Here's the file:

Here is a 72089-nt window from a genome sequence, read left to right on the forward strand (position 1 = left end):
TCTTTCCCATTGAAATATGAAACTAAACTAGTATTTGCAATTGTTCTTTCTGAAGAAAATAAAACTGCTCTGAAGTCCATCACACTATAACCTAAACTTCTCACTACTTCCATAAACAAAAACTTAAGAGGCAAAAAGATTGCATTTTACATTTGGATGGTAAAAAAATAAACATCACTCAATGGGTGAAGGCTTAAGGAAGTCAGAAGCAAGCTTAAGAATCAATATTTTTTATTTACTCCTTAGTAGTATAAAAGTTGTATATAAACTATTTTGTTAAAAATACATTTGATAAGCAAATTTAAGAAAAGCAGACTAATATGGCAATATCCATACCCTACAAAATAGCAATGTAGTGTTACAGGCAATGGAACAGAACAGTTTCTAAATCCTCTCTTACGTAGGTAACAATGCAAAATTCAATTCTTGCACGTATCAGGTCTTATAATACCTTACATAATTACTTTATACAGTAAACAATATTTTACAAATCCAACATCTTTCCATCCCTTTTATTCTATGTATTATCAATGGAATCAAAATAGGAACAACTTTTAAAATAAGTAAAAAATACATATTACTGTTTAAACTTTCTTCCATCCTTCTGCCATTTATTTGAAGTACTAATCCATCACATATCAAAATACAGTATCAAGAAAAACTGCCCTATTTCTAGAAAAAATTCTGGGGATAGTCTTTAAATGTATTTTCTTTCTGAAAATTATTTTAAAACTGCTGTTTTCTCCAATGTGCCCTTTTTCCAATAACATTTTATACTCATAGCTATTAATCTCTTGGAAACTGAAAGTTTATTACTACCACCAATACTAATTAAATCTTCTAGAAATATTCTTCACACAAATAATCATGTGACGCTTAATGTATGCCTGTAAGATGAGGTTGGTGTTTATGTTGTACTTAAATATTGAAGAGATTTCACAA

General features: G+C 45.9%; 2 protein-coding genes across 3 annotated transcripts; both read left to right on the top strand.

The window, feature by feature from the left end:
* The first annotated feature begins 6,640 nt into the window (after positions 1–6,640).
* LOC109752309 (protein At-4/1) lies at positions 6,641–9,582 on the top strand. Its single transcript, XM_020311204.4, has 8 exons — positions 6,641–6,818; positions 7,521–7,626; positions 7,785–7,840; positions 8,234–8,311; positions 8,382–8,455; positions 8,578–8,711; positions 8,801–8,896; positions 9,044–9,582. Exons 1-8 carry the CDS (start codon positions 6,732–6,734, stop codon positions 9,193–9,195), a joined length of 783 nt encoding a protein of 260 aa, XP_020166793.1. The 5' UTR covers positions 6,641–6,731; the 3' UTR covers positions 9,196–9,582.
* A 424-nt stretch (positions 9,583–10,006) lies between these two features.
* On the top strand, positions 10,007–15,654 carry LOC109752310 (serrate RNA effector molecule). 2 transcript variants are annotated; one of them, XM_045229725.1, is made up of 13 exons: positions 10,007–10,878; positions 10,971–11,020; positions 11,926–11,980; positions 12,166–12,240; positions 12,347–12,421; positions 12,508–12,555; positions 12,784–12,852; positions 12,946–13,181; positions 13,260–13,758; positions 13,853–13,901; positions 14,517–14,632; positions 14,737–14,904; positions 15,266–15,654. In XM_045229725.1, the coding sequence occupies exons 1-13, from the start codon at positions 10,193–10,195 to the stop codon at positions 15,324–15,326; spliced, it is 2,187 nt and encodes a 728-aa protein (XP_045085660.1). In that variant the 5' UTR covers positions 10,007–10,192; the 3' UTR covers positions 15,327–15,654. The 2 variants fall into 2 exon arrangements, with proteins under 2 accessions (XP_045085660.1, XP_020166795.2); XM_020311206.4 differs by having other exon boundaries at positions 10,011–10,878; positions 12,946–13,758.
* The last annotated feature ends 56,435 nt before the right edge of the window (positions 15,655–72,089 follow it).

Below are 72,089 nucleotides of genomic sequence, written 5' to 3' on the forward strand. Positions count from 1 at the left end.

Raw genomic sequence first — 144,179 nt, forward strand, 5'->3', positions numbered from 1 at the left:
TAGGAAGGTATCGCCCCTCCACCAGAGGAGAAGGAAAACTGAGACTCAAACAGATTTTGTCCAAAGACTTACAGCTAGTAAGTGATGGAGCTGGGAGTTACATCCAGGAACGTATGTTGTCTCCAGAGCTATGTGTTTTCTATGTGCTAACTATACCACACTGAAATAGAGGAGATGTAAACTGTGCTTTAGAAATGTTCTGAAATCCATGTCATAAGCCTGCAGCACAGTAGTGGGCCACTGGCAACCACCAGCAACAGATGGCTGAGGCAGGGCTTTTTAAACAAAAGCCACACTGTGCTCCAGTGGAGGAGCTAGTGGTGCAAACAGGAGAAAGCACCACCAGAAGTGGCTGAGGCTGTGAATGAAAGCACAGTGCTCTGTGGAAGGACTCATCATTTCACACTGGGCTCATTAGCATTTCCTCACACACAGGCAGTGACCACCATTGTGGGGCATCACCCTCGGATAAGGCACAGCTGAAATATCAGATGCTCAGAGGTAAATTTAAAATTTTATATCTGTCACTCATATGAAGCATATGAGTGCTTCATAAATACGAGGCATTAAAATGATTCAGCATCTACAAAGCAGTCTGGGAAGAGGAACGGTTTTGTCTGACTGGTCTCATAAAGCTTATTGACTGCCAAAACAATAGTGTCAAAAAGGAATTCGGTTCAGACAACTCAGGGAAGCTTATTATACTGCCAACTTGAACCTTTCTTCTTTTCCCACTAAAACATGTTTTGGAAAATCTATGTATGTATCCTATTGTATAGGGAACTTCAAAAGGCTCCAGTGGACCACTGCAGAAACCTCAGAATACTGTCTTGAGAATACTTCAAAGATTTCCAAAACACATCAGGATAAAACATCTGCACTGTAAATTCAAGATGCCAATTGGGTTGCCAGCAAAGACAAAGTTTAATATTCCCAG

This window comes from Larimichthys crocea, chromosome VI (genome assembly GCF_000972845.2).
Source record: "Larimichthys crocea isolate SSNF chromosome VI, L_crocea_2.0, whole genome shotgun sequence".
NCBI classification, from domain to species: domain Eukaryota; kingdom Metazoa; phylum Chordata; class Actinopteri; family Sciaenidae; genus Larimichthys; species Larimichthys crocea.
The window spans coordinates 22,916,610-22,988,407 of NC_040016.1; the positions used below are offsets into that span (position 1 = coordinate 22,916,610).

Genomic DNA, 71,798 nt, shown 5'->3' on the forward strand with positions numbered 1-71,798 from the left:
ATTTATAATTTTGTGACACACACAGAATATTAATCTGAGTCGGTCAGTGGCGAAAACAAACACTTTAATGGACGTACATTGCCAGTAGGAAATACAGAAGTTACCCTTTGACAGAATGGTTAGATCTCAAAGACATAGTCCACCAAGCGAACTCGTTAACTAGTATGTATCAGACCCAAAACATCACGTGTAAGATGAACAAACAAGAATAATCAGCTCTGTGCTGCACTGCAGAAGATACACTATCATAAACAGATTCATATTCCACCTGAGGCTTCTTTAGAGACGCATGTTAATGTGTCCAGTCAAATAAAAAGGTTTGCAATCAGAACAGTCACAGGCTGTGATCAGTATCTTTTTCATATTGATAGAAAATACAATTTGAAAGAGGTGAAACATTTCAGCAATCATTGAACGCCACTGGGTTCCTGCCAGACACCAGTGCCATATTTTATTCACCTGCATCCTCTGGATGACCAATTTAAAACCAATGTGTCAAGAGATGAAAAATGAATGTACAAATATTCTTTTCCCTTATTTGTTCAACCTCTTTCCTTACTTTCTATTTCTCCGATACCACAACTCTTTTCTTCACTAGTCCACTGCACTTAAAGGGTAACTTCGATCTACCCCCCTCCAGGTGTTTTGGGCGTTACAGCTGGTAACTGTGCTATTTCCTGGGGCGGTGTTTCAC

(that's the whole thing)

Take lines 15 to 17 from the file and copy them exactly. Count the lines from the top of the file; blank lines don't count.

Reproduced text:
NCBI classification, from domain to species: domain Eukaryota; kingdom Metazoa; phylum Chordata; class Actinopteri; family Sciaenidae; genus Larimichthys; species Larimichthys crocea.
The window spans coordinates 22,916,610-22,988,407 of NC_040016.1; the positions used below are offsets into that span (position 1 = coordinate 22,916,610).

Genomic DNA, 71,798 nt, shown 5'->3' on the forward strand with positions numbered 1-71,798 from the left: